Australia will have asteroid mining before we have people living on Mars, according to leading Australian scientists.
And Australian National University astrophysicist Brad Tucker says the incentive is simple.
“You know why? Because there is money involved.”
Based at Mount Stromlo Observatory, Dr Tucker is part of a national research team developing a model for future Australian mining operation on asteroids.
AUSTRALIA’S first civilian spaceport is another step closer with Northern Territory traditional owners preparing to lease land to a company that wants to blast off small rockets.
The Northern Land Council has granted a 275ha lease in northeast Arnhem Land to the Gumatj clan for use as a commercial rocket launching facility. That’ll pave the way for Gumatj Aboriginal Corporation to sublease the site to Equatorial Launch Australia, a firm whose $236 million space base proposal is being considered by federal and NT infrastructure funds.
Australia has the potential to capture a greater slice of the $330 billion space industry, and NT’s chief minister says the Top End must be front and centre.
Rockets could be blasting off into space from the Northern Territory within a year, chief minister Michael Gunner says.
During a speech in Darwin on Wednesday, the NT Labor leader is expected to reveal his plans to make the Top End a national security and space exploration hub.
“We could be launching rockets into space from Arnhem Land within a year,” he is expected to tell the Northern Australia Defence Summit.
WAS she a prostitute? Was she Jesus’ wife? Mary Magdalene has generated fascination and controversy for more than 2000 years. Now we may know what she looked like.
It’s a blackened skull. A scattering of bones. A bundle of human hair.
But these human remains have been kept as holy relics in a crypt beneath a basilica of a medieval town in the south of France for more than 1800 years.
Now, scientists have been able to put a face to the skull many believe belongs to one of the most controversial players of the New Testament.
IN WHAT is sure to be bad news for NRL and AFL fans, conspiracy theorists say the world is meant to end in six days.
DOOMSDAY could be sooner than you think if you are to believe conspiracy theorists claiming a planet will collide with Earth on September 23.
That’s this coming Saturday in case you had any last minute things to get done.
Bible passages apparently supporting a centuries’ old prediction of the end of the world have intrigued many around the world — but what’s it all about?
Documents obtained by The Weekend Australian reveal that the Northern Land Council will shortly begin consulting traditional owners and other locals about plans to lease a site in Arnhem Land to Equatorial Launch Australia, a firm that wants to blast off small satellites.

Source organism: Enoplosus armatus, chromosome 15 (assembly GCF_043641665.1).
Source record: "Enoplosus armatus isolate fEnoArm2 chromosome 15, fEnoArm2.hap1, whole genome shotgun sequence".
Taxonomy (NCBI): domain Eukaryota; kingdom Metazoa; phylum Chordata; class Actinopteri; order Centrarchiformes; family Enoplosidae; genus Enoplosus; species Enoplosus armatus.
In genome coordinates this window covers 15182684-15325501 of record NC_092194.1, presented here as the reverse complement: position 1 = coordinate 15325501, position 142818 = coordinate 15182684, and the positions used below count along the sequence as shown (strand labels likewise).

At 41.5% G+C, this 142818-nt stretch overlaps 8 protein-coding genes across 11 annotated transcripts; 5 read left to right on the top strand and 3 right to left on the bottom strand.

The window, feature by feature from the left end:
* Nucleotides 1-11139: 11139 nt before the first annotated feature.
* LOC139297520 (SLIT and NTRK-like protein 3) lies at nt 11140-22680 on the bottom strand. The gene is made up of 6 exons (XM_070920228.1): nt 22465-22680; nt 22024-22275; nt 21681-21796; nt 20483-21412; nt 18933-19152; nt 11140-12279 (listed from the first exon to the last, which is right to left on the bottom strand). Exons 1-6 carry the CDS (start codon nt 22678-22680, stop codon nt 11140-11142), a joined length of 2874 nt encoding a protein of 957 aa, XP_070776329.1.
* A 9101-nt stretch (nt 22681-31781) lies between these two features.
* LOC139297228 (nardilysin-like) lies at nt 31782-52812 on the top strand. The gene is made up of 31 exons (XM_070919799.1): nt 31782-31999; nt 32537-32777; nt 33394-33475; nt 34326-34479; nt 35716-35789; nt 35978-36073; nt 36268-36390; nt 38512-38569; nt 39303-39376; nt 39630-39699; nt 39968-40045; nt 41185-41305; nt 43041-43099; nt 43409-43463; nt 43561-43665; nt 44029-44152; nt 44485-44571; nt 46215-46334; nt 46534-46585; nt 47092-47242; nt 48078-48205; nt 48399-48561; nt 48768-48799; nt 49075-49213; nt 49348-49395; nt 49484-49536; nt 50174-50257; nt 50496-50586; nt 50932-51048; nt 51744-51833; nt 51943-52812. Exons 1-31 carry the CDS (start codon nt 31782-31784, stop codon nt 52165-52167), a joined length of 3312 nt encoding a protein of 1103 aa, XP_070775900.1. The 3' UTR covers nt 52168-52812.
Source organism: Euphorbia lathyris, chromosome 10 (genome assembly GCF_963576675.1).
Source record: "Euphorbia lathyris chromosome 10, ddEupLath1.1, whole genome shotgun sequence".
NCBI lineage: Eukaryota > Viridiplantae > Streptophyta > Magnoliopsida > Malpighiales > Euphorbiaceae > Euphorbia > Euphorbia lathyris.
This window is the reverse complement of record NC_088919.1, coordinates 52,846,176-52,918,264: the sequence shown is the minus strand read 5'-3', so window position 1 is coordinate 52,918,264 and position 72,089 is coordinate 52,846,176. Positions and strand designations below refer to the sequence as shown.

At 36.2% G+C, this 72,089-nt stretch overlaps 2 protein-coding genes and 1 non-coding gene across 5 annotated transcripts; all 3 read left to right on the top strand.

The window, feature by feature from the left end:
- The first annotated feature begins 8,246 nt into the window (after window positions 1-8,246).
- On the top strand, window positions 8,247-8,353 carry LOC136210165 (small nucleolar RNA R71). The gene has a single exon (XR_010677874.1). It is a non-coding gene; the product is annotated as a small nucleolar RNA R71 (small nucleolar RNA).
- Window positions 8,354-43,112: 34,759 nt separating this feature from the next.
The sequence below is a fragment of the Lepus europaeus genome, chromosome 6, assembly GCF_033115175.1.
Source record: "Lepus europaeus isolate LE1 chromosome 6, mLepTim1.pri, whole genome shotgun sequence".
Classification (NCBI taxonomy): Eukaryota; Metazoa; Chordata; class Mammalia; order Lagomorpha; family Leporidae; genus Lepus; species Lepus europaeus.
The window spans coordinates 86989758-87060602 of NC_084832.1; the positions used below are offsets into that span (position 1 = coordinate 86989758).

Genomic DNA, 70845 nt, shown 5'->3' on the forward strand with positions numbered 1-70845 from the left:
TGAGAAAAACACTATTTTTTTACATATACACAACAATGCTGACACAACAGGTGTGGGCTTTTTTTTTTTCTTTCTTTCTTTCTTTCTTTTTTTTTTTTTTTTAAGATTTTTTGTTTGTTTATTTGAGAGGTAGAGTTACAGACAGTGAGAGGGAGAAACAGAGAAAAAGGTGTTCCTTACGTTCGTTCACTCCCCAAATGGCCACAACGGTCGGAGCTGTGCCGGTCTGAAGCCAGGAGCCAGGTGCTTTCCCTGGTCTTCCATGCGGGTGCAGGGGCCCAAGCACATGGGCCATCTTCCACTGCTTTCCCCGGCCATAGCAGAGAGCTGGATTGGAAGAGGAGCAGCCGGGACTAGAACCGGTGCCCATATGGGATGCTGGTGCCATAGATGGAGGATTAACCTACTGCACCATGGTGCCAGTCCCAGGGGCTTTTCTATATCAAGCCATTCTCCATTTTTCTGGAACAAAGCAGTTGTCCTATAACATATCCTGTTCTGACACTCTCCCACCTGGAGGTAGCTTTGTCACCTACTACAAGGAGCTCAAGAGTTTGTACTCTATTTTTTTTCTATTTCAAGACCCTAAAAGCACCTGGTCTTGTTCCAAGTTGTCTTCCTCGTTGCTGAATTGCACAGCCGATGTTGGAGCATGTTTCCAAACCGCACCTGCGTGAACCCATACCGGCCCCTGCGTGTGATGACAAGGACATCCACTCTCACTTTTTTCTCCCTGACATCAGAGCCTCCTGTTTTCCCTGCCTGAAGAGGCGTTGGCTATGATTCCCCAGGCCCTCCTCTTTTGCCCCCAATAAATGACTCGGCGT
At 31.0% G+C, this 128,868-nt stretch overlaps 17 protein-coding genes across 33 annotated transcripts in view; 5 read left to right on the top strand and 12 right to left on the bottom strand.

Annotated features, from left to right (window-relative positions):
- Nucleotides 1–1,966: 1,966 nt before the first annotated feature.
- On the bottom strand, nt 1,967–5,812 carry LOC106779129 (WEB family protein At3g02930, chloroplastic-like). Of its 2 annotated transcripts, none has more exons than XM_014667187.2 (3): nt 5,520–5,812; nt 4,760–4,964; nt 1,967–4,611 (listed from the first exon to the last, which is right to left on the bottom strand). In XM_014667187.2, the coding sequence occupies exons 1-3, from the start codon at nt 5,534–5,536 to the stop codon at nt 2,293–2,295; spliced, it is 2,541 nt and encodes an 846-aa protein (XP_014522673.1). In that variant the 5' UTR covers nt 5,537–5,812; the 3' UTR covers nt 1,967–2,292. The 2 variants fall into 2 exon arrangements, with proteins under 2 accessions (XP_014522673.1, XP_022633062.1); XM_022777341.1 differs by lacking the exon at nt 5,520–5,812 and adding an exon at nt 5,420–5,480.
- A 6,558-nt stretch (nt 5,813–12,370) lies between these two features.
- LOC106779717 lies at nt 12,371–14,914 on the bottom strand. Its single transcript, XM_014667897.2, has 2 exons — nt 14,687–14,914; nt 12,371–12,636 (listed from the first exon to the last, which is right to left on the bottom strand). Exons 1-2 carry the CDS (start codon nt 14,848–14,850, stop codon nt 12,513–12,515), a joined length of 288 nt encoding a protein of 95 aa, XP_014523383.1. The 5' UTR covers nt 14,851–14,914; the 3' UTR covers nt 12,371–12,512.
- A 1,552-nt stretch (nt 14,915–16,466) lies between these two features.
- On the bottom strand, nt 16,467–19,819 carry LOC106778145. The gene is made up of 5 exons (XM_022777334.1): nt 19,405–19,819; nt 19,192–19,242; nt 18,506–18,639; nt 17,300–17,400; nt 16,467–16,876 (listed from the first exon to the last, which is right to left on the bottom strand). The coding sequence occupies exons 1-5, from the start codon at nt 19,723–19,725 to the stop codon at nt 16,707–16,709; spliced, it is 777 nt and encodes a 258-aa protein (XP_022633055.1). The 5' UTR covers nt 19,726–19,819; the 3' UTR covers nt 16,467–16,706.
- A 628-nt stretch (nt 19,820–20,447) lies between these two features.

The land on the Gove Peninsula belongs to Galarrwuy Yunupingu’s Gumatj clan, and is close to the site known as Gulkula that is used for the Garma Festival.
Evidence gathered over 60 years about adding fluoride to drinking water has failed to convince some people this major public health initiative is not only safe but helps to prevent tooth decay.
Myths about fluoridated water persist. These include fluoride isn’t natural, adding it to our water supplies doesn’t prevent tooth decay and it causes conditions ranging from cancer to Down syndrome.
Now the National Health and Medical Research Council (NHMRC) is in the process of updating its evidence on the impact of fluoridated water on human health since it last issued a statement on the topic in 2007.
Its draft findings and recommendations are clear cut:
NHMRC strongly recommends community water fluoridation as a safe, effective and ethical way to help reduce tooth decay across the population.
Here are four common myths the evidence says are wrong.
Flouride in the water is the subject of our most recent poll. Why not cast your vote and leave a comment below.
You might also like to discuss the subject over in the discussion forum.
JOHN Glenn, whose 1962 flight as the first US astronaut to orbit the Earth made him an all-American hero and propelled him to a long career in the US Senate, has died aged 95.
The last survivor of the original Mercury 7 astronauts died at the James Cancer Hospital in Columbus, Ohio, where he was hospitalised for more than a week, said Hank Wilson, communications director for the John Glenn School of Public Affairs.
Glenn was the ultimate all-American hero. He was the first American to orbit the Earth, a war hero fighter pilot, a record-setting test pilot, a longtime senator, a presidential candidate and a man who defied age and gravity to go back into space at 77.
A new app called LookUp alerts users to family members and spouses located within 100cm, encouraging them to start a conversation, or even a relationship.
Creators of the innovative new service say the beauty of the app is that it will notify you of people in your immediate vicinity you hadn’t even remembered existed.